Cost of saving electricity

Cape Town - Ratepayers are saving water and electricity so effectively that it’s putting a strain on the City of Cape Town’s coffers as income from services shows a significant decline.

Executive deputy mayor Ian Neilson said that with domestic users buying less water and power from the city, it became more difficult for the council to subsidise services to poor areas and maintain infrastructure.

While these toddlers soak themselves, ratepayers are saving water so effectively it's putting a strain on the city. Photo: Matthew Jordaan. Credit: CAPE ARGUS

Neilson said said electricity usage was not declining evenly among all consumers.

Demand has remained the same among “lifeline” users, who pay nothing or very little for their services. Commercial and industrial consumption has risen slightly, but not nearly enough to offset the loss of domestic tariff-payers.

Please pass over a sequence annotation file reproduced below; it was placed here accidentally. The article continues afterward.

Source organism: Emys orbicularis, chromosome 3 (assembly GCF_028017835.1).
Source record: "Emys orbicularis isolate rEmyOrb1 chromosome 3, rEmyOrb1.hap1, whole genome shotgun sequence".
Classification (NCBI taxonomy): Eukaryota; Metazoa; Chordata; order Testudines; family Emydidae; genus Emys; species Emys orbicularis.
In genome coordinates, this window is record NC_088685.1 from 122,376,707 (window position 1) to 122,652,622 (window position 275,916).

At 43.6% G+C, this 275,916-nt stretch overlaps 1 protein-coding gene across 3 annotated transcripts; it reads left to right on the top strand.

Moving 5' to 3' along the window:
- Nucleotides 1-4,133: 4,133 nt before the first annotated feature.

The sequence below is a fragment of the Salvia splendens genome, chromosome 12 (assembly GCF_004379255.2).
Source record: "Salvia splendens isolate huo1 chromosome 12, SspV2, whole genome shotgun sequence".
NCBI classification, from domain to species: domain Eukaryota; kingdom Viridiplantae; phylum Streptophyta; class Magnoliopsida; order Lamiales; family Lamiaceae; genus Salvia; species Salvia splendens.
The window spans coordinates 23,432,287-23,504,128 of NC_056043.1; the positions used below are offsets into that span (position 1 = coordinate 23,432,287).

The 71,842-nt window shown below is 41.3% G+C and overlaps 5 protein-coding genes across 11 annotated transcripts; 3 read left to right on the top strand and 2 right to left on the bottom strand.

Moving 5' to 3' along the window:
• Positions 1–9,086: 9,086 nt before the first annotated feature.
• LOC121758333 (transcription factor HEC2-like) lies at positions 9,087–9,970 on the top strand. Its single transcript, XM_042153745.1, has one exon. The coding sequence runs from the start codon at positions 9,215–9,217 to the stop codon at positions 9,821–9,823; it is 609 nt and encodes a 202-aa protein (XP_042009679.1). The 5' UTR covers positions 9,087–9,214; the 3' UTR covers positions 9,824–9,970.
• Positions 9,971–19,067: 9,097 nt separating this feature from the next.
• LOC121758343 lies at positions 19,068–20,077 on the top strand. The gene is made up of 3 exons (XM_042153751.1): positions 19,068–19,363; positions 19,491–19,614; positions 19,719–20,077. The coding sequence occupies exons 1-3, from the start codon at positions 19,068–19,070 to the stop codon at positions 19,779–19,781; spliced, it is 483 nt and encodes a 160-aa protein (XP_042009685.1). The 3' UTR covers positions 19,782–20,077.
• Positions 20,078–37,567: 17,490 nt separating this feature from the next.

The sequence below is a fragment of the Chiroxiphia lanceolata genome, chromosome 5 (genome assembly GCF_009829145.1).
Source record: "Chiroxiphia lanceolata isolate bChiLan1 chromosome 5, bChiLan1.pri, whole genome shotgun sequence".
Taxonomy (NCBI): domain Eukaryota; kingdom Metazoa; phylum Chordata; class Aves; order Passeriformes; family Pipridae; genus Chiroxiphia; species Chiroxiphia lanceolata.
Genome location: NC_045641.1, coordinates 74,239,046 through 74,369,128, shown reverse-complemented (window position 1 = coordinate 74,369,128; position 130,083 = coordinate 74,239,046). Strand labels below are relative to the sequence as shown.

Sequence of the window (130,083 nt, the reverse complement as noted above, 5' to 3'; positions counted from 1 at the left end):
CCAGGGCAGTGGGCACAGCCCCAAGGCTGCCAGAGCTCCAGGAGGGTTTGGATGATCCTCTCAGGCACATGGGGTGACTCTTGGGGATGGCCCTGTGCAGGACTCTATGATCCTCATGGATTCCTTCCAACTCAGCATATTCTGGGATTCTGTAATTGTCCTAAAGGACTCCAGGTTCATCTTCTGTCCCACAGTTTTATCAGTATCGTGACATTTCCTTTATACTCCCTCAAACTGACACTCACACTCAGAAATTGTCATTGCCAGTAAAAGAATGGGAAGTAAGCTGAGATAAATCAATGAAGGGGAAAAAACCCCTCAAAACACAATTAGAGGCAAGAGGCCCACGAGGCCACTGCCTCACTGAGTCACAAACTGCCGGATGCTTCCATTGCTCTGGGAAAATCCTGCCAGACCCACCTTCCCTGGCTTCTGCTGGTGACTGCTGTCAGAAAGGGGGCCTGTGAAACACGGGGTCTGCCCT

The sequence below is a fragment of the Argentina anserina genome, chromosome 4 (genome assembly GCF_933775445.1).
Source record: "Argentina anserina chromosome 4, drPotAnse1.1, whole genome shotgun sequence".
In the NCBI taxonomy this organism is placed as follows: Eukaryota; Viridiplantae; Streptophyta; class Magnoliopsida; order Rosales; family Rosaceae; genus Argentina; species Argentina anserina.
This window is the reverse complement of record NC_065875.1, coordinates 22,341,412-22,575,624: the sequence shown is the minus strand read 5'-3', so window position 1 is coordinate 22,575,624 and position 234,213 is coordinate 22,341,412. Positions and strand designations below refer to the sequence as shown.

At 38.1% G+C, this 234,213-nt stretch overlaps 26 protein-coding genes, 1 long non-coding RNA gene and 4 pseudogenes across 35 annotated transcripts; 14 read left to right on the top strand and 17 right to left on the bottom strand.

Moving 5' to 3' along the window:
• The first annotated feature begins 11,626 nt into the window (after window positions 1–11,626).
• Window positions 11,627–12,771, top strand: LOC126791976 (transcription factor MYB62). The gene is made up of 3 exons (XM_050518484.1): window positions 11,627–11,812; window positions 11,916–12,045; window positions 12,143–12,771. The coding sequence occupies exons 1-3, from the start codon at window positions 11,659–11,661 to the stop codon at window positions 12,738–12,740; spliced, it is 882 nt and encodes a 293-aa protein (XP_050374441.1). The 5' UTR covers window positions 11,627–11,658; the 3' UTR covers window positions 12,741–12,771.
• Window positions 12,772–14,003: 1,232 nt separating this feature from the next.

“That has been declining very dramatically,” Neilson said. “I think electricity sales peaked in 2009 and have been in slight decline since.”

He said the reason domestic users were curtailing their power consumption was because of massive tariff increases which had sent ripples through the system.

In a double-whammy, advice about how to save energy in peak hours had also reduced consumption.

“The problem is in the peak period between 5pm and 8pm,” Neilson said. “We would love people to reduce consumption in that period, but we’re more than happy for them to use electricity at 3 o’clock in the morning.”

Water usage shows a similar pattern, although not quite as dramatic. With last year being particularly wet, high water users didn’t need to draw on the city’s water supplies as much, keeping their gardens well-watered and their bills low.

“We’ve been losing those consumers who pay higher rates because they’re reducing their consumption,” Neilson said.

“The impact on the city finances is important because we still have to do maintenance and incur fixed costs for the distribution system.”

It’s nothing to be alarmed about yet, but if the decline continues, the poor will suffer the brunt of a stretched service budget.

“As an ongoing trend, it does mean that in future it’s less likely that the council will be able to provide as many free and subsidised services as we do now,” Neilson said.